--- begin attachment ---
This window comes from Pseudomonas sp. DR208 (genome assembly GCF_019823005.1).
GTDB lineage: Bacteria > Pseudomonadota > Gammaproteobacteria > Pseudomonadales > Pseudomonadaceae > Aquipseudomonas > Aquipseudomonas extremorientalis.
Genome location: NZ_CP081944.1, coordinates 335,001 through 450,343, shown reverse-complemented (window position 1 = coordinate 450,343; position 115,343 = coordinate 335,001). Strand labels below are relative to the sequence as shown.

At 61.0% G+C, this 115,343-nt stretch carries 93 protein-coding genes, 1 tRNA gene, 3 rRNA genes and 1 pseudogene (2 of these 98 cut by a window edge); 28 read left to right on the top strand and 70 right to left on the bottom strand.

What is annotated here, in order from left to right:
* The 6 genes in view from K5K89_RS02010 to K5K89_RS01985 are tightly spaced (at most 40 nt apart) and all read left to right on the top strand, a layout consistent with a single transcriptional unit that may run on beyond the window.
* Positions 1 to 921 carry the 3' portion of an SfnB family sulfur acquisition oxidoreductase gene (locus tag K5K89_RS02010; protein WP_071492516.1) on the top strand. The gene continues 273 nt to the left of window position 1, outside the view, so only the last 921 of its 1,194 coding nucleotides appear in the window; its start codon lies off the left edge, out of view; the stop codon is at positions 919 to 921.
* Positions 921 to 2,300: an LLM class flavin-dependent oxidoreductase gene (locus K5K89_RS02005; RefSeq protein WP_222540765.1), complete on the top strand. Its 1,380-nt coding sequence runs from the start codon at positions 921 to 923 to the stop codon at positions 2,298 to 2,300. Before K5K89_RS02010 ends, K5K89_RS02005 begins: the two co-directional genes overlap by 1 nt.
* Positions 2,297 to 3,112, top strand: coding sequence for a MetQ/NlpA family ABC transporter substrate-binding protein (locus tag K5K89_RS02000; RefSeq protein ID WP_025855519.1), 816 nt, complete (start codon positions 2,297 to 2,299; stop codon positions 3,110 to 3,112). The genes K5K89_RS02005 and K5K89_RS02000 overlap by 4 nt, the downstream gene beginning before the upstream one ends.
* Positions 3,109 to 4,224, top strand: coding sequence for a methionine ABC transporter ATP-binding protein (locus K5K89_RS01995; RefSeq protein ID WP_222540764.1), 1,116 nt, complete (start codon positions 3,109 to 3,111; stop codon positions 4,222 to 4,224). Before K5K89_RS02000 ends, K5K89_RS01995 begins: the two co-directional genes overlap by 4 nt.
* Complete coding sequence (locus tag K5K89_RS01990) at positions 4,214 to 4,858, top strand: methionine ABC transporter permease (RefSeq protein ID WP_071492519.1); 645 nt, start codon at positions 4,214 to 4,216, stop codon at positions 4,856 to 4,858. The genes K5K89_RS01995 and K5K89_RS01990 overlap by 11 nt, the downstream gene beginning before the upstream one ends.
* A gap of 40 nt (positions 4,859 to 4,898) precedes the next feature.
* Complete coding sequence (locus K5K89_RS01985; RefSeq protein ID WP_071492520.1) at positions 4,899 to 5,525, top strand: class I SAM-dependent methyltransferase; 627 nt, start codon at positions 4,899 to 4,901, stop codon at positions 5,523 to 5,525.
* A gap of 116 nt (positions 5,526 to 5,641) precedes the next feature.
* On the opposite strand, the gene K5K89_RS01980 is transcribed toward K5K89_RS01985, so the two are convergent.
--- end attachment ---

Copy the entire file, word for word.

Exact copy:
This window comes from Pseudomonas sp. DR208 (genome assembly GCF_019823005.1).
GTDB lineage: Bacteria > Pseudomonadota > Gammaproteobacteria > Pseudomonadales > Pseudomonadaceae > Aquipseudomonas > Aquipseudomonas extremorientalis.
Genome location: NZ_CP081944.1, coordinates 335,001 through 450,343, shown reverse-complemented (window position 1 = coordinate 450,343; position 115,343 = coordinate 335,001). Strand labels below are relative to the sequence as shown.

At 61.0% G+C, this 115,343-nt stretch carries 93 protein-coding genes, 1 tRNA gene, 3 rRNA genes and 1 pseudogene (2 of these 98 cut by a window edge); 28 read left to right on the top strand and 70 right to left on the bottom strand.

What is annotated here, in order from left to right:
* The 6 genes in view from K5K89_RS02010 to K5K89_RS01985 are tightly spaced (at most 40 nt apart) and all read left to right on the top strand, a layout consistent with a single transcriptional unit that may run on beyond the window.
* Positions 1 to 921 carry the 3' portion of an SfnB family sulfur acquisition oxidoreductase gene (locus tag K5K89_RS02010; protein WP_071492516.1) on the top strand. The gene continues 273 nt to the left of window position 1, outside the view, so only the last 921 of its 1,194 coding nucleotides appear in the window; its start codon lies off the left edge, out of view; the stop codon is at positions 919 to 921.
* Positions 921 to 2,300: an LLM class flavin-dependent oxidoreductase gene (locus K5K89_RS02005; RefSeq protein WP_222540765.1), complete on the top strand. Its 1,380-nt coding sequence runs from the start codon at positions 921 to 923 to the stop codon at positions 2,298 to 2,300. Before K5K89_RS02010 ends, K5K89_RS02005 begins: the two co-directional genes overlap by 1 nt.
* Positions 2,297 to 3,112, top strand: coding sequence for a MetQ/NlpA family ABC transporter substrate-binding protein (locus tag K5K89_RS02000; RefSeq protein ID WP_025855519.1), 816 nt, complete (start codon positions 2,297 to 2,299; stop codon positions 3,110 to 3,112). The genes K5K89_RS02005 and K5K89_RS02000 overlap by 4 nt, the downstream gene beginning before the upstream one ends.
* Positions 3,109 to 4,224, top strand: coding sequence for a methionine ABC transporter ATP-binding protein (locus K5K89_RS01995; RefSeq protein ID WP_222540764.1), 1,116 nt, complete (start codon positions 3,109 to 3,111; stop codon positions 4,222 to 4,224). Before K5K89_RS02000 ends, K5K89_RS01995 begins: the two co-directional genes overlap by 4 nt.
* Complete coding sequence (locus tag K5K89_RS01990) at positions 4,214 to 4,858, top strand: methionine ABC transporter permease (RefSeq protein ID WP_071492519.1); 645 nt, start codon at positions 4,214 to 4,216, stop codon at positions 4,856 to 4,858. The genes K5K89_RS01995 and K5K89_RS01990 overlap by 11 nt, the downstream gene beginning before the upstream one ends.
* A gap of 40 nt (positions 4,859 to 4,898) precedes the next feature.
* Complete coding sequence (locus K5K89_RS01985; RefSeq protein ID WP_071492520.1) at positions 4,899 to 5,525, top strand: class I SAM-dependent methyltransferase; 627 nt, start codon at positions 4,899 to 4,901, stop codon at positions 5,523 to 5,525.
* A gap of 116 nt (positions 5,526 to 5,641) precedes the next feature.
* On the opposite strand, the gene K5K89_RS01980 is transcribed toward K5K89_RS01985, so the two are convergent.